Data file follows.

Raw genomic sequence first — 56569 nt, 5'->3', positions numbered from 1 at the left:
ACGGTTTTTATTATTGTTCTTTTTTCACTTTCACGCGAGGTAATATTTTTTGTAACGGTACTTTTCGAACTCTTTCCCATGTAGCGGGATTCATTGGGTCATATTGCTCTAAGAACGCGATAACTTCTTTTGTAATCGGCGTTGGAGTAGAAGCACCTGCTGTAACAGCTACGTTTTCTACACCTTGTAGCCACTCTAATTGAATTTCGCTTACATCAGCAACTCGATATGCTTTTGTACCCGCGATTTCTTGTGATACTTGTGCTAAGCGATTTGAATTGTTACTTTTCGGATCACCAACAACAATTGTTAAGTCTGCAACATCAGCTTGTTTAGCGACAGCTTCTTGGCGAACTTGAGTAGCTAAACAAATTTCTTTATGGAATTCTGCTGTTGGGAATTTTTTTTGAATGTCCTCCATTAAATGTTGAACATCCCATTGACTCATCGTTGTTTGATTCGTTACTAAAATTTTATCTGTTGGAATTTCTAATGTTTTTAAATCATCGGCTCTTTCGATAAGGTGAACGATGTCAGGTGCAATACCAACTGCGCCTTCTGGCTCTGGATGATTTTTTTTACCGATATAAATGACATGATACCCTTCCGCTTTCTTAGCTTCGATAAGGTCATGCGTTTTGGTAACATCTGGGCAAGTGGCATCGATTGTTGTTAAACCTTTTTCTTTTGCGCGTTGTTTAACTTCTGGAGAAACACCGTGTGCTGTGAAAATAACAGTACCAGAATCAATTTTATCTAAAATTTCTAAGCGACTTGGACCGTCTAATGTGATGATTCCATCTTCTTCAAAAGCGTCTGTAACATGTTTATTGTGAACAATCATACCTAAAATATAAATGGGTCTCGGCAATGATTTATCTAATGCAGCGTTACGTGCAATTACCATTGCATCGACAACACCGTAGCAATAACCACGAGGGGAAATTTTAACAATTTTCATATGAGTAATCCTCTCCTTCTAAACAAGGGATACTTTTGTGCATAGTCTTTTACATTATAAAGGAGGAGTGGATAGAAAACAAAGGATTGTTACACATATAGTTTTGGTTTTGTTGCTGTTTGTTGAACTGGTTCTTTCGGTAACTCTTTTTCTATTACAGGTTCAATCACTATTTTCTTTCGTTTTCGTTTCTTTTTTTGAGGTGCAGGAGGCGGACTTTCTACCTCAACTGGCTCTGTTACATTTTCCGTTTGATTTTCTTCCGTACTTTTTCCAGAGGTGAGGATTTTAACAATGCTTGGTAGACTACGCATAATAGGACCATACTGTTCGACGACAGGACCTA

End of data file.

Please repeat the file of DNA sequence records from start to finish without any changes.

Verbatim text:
Raw genomic sequence first — 56569 nt, 5'->3', positions numbered from 1 at the left:
ACGGTTTTTATTATTGTTCTTTTTTCACTTTCACGCGAGGTAATATTTTTTGTAACGGTACTTTTCGAACTCTTTCCCATGTAGCGGGATTCATTGGGTCATATTGCTCTAAGAACGCGATAACTTCTTTTGTAATCGGCGTTGGAGTAGAAGCACCTGCTGTAACAGCTACGTTTTCTACACCTTGTAGCCACTCTAATTGAATTTCGCTTACATCAGCAACTCGATATGCTTTTGTACCCGCGATTTCTTGTGATACTTGTGCTAAGCGATTTGAATTGTTACTTTTCGGATCACCAACAACAATTGTTAAGTCTGCAACATCAGCTTGTTTAGCGACAGCTTCTTGGCGAACTTGAGTAGCTAAACAAATTTCTTTATGGAATTCTGCTGTTGGGAATTTTTTTTGAATGTCCTCCATTAAATGTTGAACATCCCATTGACTCATCGTTGTTTGATTCGTTACTAAAATTTTATCTGTTGGAATTTCTAATGTTTTTAAATCATCGGCTCTTTCGATAAGGTGAACGATGTCAGGTGCAATACCAACTGCGCCTTCTGGCTCTGGATGATTTTTTTTACCGATATAAATGACATGATACCCTTCCGCTTTCTTAGCTTCGATAAGGTCATGCGTTTTGGTAACATCTGGGCAAGTGGCATCGATTGTTGTTAAACCTTTTTCTTTTGCGCGTTGTTTAACTTCTGGAGAAACACCGTGTGCTGTGAAAATAACAGTACCAGAATCAATTTTATCTAAAATTTCTAAGCGACTTGGACCGTCTAATGTGATGATTCCATCTTCTTCAAAAGCGTCTGTAACATGTTTATTGTGAACAATCATACCTAAAATATAAATGGGTCTCGGCAATGATTTATCTAATGCAGCGTTACGTGCAATTACCATTGCATCGACAACACCGTAGCAATAACCACGAGGGGAAATTTTAACAATTTTCATATGAGTAATCCTCTCCTTCTAAACAAGGGATACTTTTGTGCATAGTCTTTTACATTATAAAGGAGGAGTGGATAGAAAACAAAGGATTGTTACACATATAGTTTTGGTTTTGTTGCTGTTTGTTGAACTGGTTCTTTCGGTAACTCTTTTTCTATTACAGGTTCAATCACTATTTTCTTTCGTTTTCGTTTCTTTTTTTGAGGTGCAGGAGGCGGACTTTCTACCTCAACTGGCTCTGTTACATTTTCCGTTTGATTTTCTTCCGTACTTTTTCCAGAGGTGAGGATTTTAACAATGCTTGGTAGACTACGCATAATAGGACCATACTGTTCGACGACAGGACCTA